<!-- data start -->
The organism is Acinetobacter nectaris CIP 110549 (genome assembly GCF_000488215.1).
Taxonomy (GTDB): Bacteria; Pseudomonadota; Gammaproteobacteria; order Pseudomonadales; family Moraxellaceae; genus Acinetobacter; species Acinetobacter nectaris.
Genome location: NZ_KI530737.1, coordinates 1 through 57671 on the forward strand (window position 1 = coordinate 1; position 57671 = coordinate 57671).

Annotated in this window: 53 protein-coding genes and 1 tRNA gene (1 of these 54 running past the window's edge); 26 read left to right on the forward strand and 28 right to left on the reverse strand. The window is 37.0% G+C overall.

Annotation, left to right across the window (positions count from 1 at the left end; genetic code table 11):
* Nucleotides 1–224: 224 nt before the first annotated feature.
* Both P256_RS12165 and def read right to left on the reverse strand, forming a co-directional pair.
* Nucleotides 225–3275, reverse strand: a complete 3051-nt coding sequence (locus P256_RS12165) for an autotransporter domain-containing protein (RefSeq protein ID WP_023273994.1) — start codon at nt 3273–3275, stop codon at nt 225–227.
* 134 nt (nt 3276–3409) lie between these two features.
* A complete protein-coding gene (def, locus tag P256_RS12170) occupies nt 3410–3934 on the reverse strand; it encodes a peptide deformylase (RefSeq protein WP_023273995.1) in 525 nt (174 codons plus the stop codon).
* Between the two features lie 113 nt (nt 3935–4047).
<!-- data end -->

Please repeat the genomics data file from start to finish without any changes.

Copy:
The organism is Acinetobacter nectaris CIP 110549 (genome assembly GCF_000488215.1).
Taxonomy (GTDB): Bacteria; Pseudomonadota; Gammaproteobacteria; order Pseudomonadales; family Moraxellaceae; genus Acinetobacter; species Acinetobacter nectaris.
Genome location: NZ_KI530737.1, coordinates 1 through 57671 on the forward strand (window position 1 = coordinate 1; position 57671 = coordinate 57671).

Annotated in this window: 53 protein-coding genes and 1 tRNA gene (1 of these 54 running past the window's edge); 26 read left to right on the forward strand and 28 right to left on the reverse strand. The window is 37.0% G+C overall.

Annotation, left to right across the window (positions count from 1 at the left end; genetic code table 11):
* Nucleotides 1–224: 224 nt before the first annotated feature.
* Both P256_RS12165 and def read right to left on the reverse strand, forming a co-directional pair.
* Nucleotides 225–3275, reverse strand: a complete 3051-nt coding sequence (locus P256_RS12165) for an autotransporter domain-containing protein (RefSeq protein ID WP_023273994.1) — start codon at nt 3273–3275, stop codon at nt 225–227.
* 134 nt (nt 3276–3409) lie between these two features.
* A complete protein-coding gene (def, locus tag P256_RS12170) occupies nt 3410–3934 on the reverse strand; it encodes a peptide deformylase (RefSeq protein WP_023273995.1) in 525 nt (174 codons plus the stop codon).
* Between the two features lie 113 nt (nt 3935–4047).